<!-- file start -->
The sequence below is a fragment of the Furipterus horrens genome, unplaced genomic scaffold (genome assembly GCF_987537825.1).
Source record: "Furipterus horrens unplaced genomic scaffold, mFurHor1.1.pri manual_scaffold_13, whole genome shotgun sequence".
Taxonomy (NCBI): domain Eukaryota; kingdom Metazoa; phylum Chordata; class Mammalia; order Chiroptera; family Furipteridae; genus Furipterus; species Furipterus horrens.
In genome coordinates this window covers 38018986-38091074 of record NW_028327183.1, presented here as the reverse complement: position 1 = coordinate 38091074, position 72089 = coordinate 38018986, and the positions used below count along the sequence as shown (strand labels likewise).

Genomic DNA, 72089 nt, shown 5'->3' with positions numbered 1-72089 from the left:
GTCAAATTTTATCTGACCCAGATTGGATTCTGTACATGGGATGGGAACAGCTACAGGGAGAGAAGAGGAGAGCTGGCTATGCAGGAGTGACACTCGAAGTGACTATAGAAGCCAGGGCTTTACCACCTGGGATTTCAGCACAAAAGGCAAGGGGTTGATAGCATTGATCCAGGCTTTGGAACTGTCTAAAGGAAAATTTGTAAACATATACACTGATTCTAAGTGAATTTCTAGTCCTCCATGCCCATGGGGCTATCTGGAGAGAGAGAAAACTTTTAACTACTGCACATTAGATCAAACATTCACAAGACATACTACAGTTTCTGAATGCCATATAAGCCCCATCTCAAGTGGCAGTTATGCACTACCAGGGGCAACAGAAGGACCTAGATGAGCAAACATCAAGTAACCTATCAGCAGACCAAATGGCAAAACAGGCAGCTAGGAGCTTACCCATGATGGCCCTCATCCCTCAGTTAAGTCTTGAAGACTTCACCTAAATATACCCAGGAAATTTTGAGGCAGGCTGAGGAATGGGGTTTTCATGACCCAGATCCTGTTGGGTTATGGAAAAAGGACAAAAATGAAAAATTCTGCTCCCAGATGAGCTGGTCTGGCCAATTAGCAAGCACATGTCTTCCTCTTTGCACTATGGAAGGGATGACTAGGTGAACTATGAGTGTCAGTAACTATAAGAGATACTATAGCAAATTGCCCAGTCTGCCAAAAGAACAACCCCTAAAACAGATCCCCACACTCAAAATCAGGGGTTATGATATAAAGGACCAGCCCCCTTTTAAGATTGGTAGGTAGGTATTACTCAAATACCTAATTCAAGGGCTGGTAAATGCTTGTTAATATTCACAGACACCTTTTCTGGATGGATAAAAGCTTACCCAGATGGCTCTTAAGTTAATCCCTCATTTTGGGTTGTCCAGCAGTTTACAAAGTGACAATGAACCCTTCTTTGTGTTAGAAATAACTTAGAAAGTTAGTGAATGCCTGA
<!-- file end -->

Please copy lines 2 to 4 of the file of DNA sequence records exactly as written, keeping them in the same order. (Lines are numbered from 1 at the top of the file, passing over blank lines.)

Source record: "Furipterus horrens unplaced genomic scaffold, mFurHor1.1.pri manual_scaffold_13, whole genome shotgun sequence".
Taxonomy (NCBI): domain Eukaryota; kingdom Metazoa; phylum Chordata; class Mammalia; order Chiroptera; family Furipteridae; genus Furipterus; species Furipterus horrens.
In genome coordinates this window covers 38018986-38091074 of record NW_028327183.1, presented here as the reverse complement: position 1 = coordinate 38091074, position 72089 = coordinate 38018986, and the positions used below count along the sequence as shown (strand labels likewise).